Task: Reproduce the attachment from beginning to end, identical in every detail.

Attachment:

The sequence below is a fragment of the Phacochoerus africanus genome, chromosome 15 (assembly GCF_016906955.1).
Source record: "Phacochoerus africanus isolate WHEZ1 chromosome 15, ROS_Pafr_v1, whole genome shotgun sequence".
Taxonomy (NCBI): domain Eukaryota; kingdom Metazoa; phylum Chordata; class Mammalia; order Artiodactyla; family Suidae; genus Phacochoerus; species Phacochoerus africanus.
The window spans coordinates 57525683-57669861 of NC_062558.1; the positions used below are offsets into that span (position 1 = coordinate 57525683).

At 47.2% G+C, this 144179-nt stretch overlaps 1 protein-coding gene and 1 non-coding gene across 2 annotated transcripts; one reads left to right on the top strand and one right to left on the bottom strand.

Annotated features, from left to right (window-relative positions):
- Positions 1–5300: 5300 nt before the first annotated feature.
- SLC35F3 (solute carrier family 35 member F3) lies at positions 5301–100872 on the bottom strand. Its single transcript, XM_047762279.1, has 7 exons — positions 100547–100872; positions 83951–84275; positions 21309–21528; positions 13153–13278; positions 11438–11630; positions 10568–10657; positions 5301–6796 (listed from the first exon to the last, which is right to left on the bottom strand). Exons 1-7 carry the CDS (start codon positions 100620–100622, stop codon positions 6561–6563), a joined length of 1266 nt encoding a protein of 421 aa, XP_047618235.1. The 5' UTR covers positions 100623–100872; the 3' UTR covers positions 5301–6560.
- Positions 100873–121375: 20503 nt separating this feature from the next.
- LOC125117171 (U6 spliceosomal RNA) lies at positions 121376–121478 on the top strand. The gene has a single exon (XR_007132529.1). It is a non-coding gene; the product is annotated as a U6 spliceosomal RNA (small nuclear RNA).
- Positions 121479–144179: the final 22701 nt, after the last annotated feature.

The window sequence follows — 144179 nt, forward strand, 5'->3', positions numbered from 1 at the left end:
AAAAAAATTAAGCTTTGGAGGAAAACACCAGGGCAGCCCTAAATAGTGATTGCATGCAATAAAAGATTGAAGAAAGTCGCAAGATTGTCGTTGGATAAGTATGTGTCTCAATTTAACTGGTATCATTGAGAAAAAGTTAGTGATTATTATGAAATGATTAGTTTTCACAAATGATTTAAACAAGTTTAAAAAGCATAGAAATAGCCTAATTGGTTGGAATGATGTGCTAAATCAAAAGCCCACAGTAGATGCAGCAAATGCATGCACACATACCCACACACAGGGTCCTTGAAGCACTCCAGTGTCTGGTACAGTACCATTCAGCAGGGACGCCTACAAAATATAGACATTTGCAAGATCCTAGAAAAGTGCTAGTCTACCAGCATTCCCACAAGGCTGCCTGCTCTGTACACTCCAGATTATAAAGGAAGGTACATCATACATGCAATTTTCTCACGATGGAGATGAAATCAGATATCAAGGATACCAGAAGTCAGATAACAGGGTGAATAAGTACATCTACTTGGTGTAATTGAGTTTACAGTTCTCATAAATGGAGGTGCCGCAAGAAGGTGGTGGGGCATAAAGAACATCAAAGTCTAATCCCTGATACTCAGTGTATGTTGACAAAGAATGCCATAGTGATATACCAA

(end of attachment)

The sequence below is a fragment of the Phacochoerus africanus genome, chromosome 15 (assembly GCF_016906955.1).
Source record: "Phacochoerus africanus isolate WHEZ1 chromosome 15, ROS_Pafr_v1, whole genome shotgun sequence".
Taxonomy (NCBI): domain Eukaryota; kingdom Metazoa; phylum Chordata; class Mammalia; order Artiodactyla; family Suidae; genus Phacochoerus; species Phacochoerus africanus.
The window spans coordinates 57525683-57669861 of NC_062558.1; the positions used below are offsets into that span (position 1 = coordinate 57525683).

At 47.2% G+C, this 144179-nt stretch overlaps 1 protein-coding gene and 1 non-coding gene across 2 annotated transcripts; one reads left to right on the top strand and one right to left on the bottom strand.

Annotated features, from left to right (window-relative positions):
- Positions 1–5300: 5300 nt before the first annotated feature.
- SLC35F3 (solute carrier family 35 member F3) lies at positions 5301–100872 on the bottom strand. Its single transcript, XM_047762279.1, has 7 exons — positions 100547–100872; positions 83951–84275; positions 21309–21528; positions 13153–13278; positions 11438–11630; positions 10568–10657; positions 5301–6796 (listed from the first exon to the last, which is right to left on the bottom strand). Exons 1-7 carry the CDS (start codon positions 100620–100622, stop codon positions 6561–6563), a joined length of 1266 nt encoding a protein of 421 aa, XP_047618235.1. The 5' UTR covers positions 100623–100872; the 3' UTR covers positions 5301–6560.
- Positions 100873–121375: 20503 nt separating this feature from the next.
- LOC125117171 (U6 spliceosomal RNA) lies at positions 121376–121478 on the top strand. The gene has a single exon (XR_007132529.1). It is a non-coding gene; the product is annotated as a U6 spliceosomal RNA (small nuclear RNA).
- Positions 121479–144179: the final 22701 nt, after the last annotated feature.

The window sequence follows — 144179 nt, forward strand, 5'->3', positions numbered from 1 at the left end:
AAAAAAATTAAGCTTTGGAGGAAAACACCAGGGCAGCCCTAAATAGTGATTGCATGCAATAAAAGATTGAAGAAAGTCGCAAGATTGTCGTTGGATAAGTATGTGTCTCAATTTAACTGGTATCATTGAGAAAAAGTTAGTGATTATTATGAAATGATTAGTTTTCACAAATGATTTAAACAAGTTTAAAAAGCATAGAAATAGCCTAATTGGTTGGAATGATGTGCTAAATCAAAAGCCCACAGTAGATGCAGCAAATGCATGCACACATACCCACACACAGGGTCCTTGAAGCACTCCAGTGTCTGGTACAGTACCATTCAGCAGGGACGCCTACAAAATATAGACATTTGCAAGATCCTAGAAAAGTGCTAGTCTACCAGCATTCCCACAAGGCTGCCTGCTCTGTACACTCCAGATTATAAAGGAAGGTACATCATACATGCAATTTTCTCACGATGGAGATGAAATCAGATATCAAGGATACCAGAAGTCAGATAACAGGGTGAATAAGTACATCTACTTGGTGTAATTGAGTTTACAGTTCTCATAAATGGAGGTGCCGCAAGAAGGTGGTGGGGCATAAAGAACATCAAAGTCTAATCCCTGATACTCAGTGTATGTTGACAAAGAATGCCATAGTGATATACCAA